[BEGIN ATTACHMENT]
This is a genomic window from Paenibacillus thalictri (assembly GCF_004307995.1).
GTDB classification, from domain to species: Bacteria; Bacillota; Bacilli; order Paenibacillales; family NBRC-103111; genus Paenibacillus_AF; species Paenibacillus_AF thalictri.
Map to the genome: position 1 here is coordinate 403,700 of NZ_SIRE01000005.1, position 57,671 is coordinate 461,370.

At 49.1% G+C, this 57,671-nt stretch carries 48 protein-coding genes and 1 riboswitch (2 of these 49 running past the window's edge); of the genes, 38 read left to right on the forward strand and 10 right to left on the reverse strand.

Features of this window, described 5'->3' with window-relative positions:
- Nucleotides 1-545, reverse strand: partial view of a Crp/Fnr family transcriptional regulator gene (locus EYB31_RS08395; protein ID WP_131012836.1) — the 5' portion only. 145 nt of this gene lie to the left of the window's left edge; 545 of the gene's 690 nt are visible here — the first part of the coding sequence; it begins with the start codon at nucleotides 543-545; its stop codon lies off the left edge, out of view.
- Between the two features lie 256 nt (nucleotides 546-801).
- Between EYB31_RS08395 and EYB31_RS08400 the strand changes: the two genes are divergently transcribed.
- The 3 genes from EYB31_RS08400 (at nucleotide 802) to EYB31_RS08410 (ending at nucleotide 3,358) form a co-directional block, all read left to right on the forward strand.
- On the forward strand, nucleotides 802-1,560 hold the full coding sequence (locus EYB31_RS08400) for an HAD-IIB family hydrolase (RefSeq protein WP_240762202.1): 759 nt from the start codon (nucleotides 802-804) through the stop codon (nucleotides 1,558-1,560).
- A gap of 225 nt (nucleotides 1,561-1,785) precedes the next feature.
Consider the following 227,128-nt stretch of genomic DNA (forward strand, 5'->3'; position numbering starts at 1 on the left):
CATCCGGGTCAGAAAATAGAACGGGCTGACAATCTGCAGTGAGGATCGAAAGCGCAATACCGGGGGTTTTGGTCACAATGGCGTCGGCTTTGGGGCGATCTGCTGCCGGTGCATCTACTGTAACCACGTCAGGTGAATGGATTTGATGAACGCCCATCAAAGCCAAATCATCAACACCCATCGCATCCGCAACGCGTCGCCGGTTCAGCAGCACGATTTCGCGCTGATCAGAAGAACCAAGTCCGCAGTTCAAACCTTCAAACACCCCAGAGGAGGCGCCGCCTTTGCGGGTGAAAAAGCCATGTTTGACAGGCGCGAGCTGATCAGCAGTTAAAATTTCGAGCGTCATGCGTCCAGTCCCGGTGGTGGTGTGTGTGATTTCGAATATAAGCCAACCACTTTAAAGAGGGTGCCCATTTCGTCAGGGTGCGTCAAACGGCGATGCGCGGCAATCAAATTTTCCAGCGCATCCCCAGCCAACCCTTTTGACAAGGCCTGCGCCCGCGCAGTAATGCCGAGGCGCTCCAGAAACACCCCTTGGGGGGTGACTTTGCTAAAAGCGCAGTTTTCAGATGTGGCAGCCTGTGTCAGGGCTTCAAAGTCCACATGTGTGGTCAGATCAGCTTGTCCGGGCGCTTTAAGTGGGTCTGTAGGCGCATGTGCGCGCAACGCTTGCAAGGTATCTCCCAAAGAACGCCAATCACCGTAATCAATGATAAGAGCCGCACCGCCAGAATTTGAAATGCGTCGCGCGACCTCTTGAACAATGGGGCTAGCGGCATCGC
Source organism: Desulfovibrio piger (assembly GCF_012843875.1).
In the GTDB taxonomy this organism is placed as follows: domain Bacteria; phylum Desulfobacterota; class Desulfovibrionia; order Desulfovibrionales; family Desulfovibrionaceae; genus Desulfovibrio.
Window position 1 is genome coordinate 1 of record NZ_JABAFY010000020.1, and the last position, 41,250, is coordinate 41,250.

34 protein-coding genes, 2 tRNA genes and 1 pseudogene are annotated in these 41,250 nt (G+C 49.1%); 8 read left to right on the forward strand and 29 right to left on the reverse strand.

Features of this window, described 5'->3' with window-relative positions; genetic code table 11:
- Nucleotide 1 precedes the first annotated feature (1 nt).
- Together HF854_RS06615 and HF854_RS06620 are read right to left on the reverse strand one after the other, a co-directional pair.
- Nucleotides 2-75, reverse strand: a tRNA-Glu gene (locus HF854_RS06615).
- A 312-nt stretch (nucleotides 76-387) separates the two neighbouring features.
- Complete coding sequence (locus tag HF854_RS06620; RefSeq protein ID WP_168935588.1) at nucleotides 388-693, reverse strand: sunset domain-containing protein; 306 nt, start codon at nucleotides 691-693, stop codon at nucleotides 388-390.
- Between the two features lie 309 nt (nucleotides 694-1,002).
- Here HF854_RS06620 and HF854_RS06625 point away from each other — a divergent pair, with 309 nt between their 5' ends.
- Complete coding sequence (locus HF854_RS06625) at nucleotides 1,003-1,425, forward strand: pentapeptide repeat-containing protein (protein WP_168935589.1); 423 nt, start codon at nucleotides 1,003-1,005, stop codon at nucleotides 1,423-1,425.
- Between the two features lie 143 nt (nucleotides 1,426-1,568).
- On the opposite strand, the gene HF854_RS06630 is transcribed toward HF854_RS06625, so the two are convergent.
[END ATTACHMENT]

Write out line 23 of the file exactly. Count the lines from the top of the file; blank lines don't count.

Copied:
- Complete coding sequence (locus tag HF854_RS06620; RefSeq protein ID WP_168935588.1) at nucleotides 388-693, reverse strand: sunset domain-containing protein; 306 nt, start codon at nucleotides 691-693, stop codon at nucleotides 388-390.